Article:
Budhia Singh could run a marathon before he could count the number of kilometers he was covering. At the age of four, he ran 65 kilometers from Puri to Bhubaneswar in seven hours and two minutes. Budhia became a legend. And his coach Biranchi Das, the center of controversy.
Das was accused of exploiting the child for money and recognition and soon the state government stepped in and put Budhia in a sports hostel. Biranchi Das was shot dead shortly after in an unrelated incident. His protege faded from public memory.
Until Soumendra Padhi decided to make a film on the world’s youngest marathon runner.
“It felt really good to know someone was interested in me. It made me feel special,” says Budhia in a rapid mix of Hindi and Odiya over the phone. Soumendra also joined in the conversation with The Quint and says he was drawn to Budhia’s life story because “in it are two opposing forces and they are both right”.
Now 14, Budhia is no longer the long distance runner he once was. He can barely sprint 2 kilometers. He’s not even a good student and lags behind in most subjects.
“Anyone can beat me in 1 or 2 kilometer sprints. But after 5 kilometers, I’m unstoppable. After 5 kilometers, I don’t even feel like I’m running”, says Budhia. But nobody in his hostel is trained to coach a long distance runner.
So, What Would it Take For an Organisation to Show Interest in Budhia?
Mustafa Ghouse of JSW Sports says “it would depend largely on what the technical team has to say. Yes, Budhia has shown incredible potential in the past. Crucial part would be to gauge what the coaches feel about him, biomechanics, his ability, talent and his desire to work hard to get what he wants.”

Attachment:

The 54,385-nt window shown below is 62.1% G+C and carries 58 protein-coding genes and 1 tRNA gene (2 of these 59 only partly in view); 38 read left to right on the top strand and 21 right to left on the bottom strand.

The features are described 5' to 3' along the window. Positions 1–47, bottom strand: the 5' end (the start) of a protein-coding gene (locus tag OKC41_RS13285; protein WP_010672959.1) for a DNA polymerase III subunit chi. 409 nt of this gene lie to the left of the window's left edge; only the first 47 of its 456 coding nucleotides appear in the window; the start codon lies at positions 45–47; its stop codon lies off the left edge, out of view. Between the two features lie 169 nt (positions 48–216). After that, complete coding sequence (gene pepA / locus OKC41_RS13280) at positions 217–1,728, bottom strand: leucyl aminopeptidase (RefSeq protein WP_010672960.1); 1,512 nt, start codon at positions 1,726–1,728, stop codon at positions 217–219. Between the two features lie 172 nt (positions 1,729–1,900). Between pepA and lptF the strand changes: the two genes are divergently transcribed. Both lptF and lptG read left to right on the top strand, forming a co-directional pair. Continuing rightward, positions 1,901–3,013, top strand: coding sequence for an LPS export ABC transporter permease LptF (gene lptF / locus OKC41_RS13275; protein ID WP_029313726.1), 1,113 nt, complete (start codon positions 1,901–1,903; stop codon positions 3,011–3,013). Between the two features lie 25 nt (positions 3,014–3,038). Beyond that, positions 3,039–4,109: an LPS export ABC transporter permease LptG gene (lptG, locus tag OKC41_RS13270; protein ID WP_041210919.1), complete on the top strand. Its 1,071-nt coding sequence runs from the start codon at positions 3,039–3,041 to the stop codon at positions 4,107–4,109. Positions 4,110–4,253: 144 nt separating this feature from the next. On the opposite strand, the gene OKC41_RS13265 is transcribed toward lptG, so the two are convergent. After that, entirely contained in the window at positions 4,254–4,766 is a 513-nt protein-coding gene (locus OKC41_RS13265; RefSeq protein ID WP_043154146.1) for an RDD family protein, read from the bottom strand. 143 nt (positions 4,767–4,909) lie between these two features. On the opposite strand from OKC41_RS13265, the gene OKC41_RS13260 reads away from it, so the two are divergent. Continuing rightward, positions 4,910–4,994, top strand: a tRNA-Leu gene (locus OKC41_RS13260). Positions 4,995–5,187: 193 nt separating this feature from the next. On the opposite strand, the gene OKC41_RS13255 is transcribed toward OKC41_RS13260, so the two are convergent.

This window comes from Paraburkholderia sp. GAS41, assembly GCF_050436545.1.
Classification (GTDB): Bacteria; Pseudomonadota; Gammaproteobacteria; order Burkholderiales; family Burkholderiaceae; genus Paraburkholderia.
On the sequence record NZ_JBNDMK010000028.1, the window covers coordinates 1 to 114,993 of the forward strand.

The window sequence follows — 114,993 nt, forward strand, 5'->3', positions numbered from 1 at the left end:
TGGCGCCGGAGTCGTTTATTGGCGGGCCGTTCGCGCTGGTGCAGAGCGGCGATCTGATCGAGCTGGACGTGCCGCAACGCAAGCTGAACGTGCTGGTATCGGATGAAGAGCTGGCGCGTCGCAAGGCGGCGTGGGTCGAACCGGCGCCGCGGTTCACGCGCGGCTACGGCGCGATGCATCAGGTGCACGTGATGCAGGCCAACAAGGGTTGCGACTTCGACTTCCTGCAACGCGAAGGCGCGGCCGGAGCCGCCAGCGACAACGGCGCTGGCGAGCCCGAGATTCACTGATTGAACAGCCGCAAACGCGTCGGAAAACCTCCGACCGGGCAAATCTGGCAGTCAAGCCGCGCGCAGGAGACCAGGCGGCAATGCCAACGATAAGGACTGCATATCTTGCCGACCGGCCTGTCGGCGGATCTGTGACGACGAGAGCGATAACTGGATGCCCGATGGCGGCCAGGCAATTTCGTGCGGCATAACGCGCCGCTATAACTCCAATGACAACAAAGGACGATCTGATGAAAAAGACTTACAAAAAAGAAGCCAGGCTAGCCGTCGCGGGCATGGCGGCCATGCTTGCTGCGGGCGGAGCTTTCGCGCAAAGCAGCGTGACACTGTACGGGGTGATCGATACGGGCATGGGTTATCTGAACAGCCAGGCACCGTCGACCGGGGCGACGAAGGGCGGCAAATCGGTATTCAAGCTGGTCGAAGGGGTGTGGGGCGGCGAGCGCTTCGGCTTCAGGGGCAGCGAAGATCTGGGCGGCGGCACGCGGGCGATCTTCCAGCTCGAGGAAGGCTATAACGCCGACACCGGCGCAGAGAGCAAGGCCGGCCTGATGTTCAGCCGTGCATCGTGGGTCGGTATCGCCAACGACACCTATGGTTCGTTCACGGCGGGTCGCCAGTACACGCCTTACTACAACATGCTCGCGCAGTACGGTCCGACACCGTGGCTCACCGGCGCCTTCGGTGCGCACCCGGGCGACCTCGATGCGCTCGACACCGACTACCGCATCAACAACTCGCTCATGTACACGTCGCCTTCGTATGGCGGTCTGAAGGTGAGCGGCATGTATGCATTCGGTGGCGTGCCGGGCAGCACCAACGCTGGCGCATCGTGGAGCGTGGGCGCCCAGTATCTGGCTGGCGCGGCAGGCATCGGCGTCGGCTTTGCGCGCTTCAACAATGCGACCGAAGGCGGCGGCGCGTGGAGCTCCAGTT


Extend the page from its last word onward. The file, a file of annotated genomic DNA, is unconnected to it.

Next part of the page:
Success in track and field events have a lot to do with the athletes’ commitment.
OP Jaisha, the current national record holder in marathon running and India’s representative to the Rio 2016 is backed by JSW Sports.
Why then has Budhia Singh been overlooked in a country where a fair amount of importance is given to track and field events?
Budhia Singh’s 65 km marathon in 2006 was widely televised and got considerable attention from the international media. Why did he then fade from public memory?
“It’s tough to say why that happened,” Mustafa Ghouse tells The Quint, “but yes, he did disappear after making a big splash.”
Marathon running is not something you relate to with young athletes. Marathon runners come into their own in their 20s. You need your body to mature and you don’t hear of too many wonder kids breaking records. That’s how it is the world over.Mustafa Ghouse, CEO, JSW Sports
Budhia just got lost in the crowd. But there’s no saying that he couldn’t emerge again. Wilder things have happened.
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